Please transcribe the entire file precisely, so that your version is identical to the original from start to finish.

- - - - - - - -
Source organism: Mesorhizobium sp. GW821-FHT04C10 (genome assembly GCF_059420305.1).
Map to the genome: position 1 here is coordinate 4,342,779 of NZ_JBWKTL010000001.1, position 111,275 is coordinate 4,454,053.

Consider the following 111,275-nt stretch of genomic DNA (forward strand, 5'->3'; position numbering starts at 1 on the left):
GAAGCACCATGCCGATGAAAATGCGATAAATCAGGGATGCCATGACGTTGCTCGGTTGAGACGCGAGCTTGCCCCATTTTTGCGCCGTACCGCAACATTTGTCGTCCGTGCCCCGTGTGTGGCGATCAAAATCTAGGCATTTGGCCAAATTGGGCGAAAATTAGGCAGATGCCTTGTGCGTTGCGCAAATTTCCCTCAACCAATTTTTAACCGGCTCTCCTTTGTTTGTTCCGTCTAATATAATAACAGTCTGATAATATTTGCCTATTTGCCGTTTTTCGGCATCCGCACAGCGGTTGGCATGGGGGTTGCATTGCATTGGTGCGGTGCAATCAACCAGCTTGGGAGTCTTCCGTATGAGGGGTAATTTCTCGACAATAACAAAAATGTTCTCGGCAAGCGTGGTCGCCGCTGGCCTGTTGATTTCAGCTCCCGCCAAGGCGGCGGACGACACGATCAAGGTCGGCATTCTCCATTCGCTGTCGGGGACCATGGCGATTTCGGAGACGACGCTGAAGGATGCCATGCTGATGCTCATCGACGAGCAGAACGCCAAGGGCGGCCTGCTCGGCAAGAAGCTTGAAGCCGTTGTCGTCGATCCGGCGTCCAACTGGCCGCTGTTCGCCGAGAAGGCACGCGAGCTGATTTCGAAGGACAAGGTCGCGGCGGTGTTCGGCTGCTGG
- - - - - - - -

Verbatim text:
Source organism: Mesorhizobium sp. GW821-FHT04C10 (genome assembly GCF_059420305.1).
Map to the genome: position 1 here is coordinate 4,342,779 of NZ_JBWKTL010000001.1, position 111,275 is coordinate 4,454,053.

Consider the following 111,275-nt stretch of genomic DNA (forward strand, 5'->3'; position numbering starts at 1 on the left):
GAAGCACCATGCCGATGAAAATGCGATAAATCAGGGATGCCATGACGTTGCTCGGTTGAGACGCGAGCTTGCCCCATTTTTGCGCCGTACCGCAACATTTGTCGTCCGTGCCCCGTGTGTGGCGATCAAAATCTAGGCATTTGGCCAAATTGGGCGAAAATTAGGCAGATGCCTTGTGCGTTGCGCAAATTTCCCTCAACCAATTTTTAACCGGCTCTCCTTTGTTTGTTCCGTCTAATATAATAACAGTCTGATAATATTTGCCTATTTGCCGTTTTTCGGCATCCGCACAGCGGTTGGCATGGGGGTTGCATTGCATTGGTGCGGTGCAATCAACCAGCTTGGGAGTCTTCCGTATGAGGGGTAATTTCTCGACAATAACAAAAATGTTCTCGGCAAGCGTGGTCGCCGCTGGCCTGTTGATTTCAGCTCCCGCCAAGGCGGCGGACGACACGATCAAGGTCGGCATTCTCCATTCGCTGTCGGGGACCATGGCGATTTCGGAGACGACGCTGAAGGATGCCATGCTGATGCTCATCGACGAGCAGAACGCCAAGGGCGGCCTGCTCGGCAAGAAGCTTGAAGCCGTTGTCGTCGATCCGGCGTCCAACTGGCCGCTGTTCGCCGAGAAGGCACGCGAGCTGATTTCGAAGGACAAGGTCGCGGCGGTGTTCGGCTGCTGG